Southeast Asia nations to start talks with China on sea code

AP News
Posted: Nov 13, 2017 12:42 AM
Southeast Asia nations to start talks with China on sea code

MANILA, Philippines (AP) — Southeast Asian leaders were to announce Monday the start of negotiations with China on a so-called "Code of Conduct" in the disputed South China Sea in what they regard as a milestone but some experts dismiss as a non-starter.

Leaders of the Association of Southeast Asian Nations also will sign an accord aiming to protect migrant workers from the poverty-wracked region during a two-day summit that opened Monday in Manila, according to a draft of a post-summit communique seen by The Associated Press.

The ASEAN leaders also will reiterate their "grave concern" over North Korea's development of "weapons of mass destruction, including nuclear and chemical weapons, and ballistic missile technologies," and press their strong condemnation of terrorism in the communique.

A draft a joint statement to be issued later in the day after ASEAN's summit with China and seen by the AP welcomes the adoption by their foreign ministers in August of the framework of the Code of Conduct in the South China Sea as "an important milestone." It announces that both sides have agreed to officially start negotiations on the code.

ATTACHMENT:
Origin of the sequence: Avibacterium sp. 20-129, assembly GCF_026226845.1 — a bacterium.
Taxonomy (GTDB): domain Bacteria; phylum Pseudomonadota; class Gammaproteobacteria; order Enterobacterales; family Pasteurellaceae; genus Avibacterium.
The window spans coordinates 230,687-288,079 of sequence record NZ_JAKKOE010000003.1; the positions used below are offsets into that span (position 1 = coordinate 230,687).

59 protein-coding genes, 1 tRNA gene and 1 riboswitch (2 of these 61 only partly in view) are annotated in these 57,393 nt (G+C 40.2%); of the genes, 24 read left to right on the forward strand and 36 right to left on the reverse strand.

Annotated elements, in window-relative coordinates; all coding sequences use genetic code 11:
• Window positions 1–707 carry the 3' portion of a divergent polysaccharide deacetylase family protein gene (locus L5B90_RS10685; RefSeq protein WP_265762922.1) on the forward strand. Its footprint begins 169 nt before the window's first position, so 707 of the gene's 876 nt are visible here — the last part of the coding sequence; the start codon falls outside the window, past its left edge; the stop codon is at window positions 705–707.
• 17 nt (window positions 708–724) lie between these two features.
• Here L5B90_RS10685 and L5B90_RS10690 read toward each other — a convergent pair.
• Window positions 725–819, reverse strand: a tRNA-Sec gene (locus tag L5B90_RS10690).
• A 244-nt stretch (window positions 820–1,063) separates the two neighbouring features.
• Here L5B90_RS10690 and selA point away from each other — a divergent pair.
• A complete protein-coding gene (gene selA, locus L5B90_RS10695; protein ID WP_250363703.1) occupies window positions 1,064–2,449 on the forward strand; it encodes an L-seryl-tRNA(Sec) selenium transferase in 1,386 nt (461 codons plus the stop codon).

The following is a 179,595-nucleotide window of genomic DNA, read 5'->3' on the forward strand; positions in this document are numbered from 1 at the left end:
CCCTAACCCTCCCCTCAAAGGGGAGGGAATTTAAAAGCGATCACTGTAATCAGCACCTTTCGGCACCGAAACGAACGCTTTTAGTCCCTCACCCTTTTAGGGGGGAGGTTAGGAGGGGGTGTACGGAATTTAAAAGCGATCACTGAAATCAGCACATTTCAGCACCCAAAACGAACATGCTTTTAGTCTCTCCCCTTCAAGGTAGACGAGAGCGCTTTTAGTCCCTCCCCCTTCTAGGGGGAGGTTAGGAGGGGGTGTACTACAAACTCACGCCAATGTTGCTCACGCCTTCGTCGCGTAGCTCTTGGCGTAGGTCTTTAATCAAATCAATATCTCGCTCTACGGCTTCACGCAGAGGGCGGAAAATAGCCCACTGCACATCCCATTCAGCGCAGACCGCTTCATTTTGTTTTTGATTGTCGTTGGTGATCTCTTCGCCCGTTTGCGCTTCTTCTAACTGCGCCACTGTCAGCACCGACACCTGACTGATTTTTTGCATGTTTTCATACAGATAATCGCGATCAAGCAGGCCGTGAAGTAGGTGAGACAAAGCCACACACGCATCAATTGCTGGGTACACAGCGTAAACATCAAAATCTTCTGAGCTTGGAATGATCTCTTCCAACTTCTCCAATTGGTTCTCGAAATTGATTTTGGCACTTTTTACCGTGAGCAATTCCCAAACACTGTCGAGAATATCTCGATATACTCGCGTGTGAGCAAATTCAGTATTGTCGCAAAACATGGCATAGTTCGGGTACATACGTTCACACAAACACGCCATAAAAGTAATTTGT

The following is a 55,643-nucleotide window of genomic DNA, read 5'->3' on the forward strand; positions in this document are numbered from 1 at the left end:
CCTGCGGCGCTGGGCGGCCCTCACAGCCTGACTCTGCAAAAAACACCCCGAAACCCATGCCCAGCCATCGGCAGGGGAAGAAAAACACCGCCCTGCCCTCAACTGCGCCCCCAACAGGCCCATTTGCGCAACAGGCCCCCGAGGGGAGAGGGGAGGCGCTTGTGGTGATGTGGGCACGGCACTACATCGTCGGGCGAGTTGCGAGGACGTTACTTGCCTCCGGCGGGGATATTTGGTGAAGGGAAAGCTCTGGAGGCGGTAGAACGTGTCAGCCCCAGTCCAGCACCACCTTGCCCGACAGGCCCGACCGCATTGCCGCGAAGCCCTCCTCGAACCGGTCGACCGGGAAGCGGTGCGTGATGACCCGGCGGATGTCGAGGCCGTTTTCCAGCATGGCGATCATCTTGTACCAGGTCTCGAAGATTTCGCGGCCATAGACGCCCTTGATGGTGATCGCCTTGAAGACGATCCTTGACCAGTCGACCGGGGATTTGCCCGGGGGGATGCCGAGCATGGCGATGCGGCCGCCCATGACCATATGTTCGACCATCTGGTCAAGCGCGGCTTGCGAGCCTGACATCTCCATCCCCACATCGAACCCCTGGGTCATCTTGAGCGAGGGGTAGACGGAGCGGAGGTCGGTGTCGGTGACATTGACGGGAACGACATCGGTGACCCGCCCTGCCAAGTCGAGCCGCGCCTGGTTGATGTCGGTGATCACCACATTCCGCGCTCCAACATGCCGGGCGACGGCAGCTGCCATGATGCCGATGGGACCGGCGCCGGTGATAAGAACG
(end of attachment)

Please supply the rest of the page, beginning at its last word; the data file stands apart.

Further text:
The statement expresses trust "that we will continue this positive momentum and work towards a substantive and effective COC" and looks forward to the code's early conclusion.

Greg Poling, a Washington-based South China Sea expert, however, said, "The idea that this is going to lead to a binding way to manage things like fisheries depletion and oil and gas development or coast guard cooperation is a fantasy, and Beijing knows that."

"It took 15 years to negotiate a one-page outline that just restated the exact same thing they're going to do with DOC," he said, referring to the nonbinding Declaration on the Conduct of Parties in the South China Sea signed in 2002. "If you look at the framework agreement signed earlier this year, there's nothing there."

China has been opposed to a legally binding code, and Southeast Asian diplomats said even ASEAN is not unanimous in seeking a legally binding set of rules.